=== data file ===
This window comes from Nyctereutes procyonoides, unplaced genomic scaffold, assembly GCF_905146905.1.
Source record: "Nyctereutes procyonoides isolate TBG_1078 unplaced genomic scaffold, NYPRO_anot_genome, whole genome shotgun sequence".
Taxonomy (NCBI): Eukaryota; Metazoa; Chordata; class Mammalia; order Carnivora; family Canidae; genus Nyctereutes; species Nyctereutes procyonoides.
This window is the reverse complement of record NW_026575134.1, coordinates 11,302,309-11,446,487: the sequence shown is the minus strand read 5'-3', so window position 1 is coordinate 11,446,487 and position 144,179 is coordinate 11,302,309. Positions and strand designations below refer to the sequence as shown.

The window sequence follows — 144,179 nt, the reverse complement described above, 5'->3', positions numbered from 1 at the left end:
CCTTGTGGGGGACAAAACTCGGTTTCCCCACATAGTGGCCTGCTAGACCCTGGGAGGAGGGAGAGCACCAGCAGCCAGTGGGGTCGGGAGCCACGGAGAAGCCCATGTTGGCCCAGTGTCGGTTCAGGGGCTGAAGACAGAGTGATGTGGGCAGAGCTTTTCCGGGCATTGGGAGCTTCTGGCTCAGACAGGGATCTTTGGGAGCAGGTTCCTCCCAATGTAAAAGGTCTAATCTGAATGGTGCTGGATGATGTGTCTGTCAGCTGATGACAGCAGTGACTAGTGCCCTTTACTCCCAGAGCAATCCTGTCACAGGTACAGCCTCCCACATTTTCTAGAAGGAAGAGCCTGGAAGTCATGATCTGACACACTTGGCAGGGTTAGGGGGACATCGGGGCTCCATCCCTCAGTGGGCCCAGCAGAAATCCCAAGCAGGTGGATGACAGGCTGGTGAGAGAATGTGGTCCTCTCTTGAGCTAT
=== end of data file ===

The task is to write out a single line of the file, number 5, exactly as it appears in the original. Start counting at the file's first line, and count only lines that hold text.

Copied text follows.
The window sequence follows — 144,179 nt, the reverse complement described above, 5'->3', positions numbered from 1 at the left end: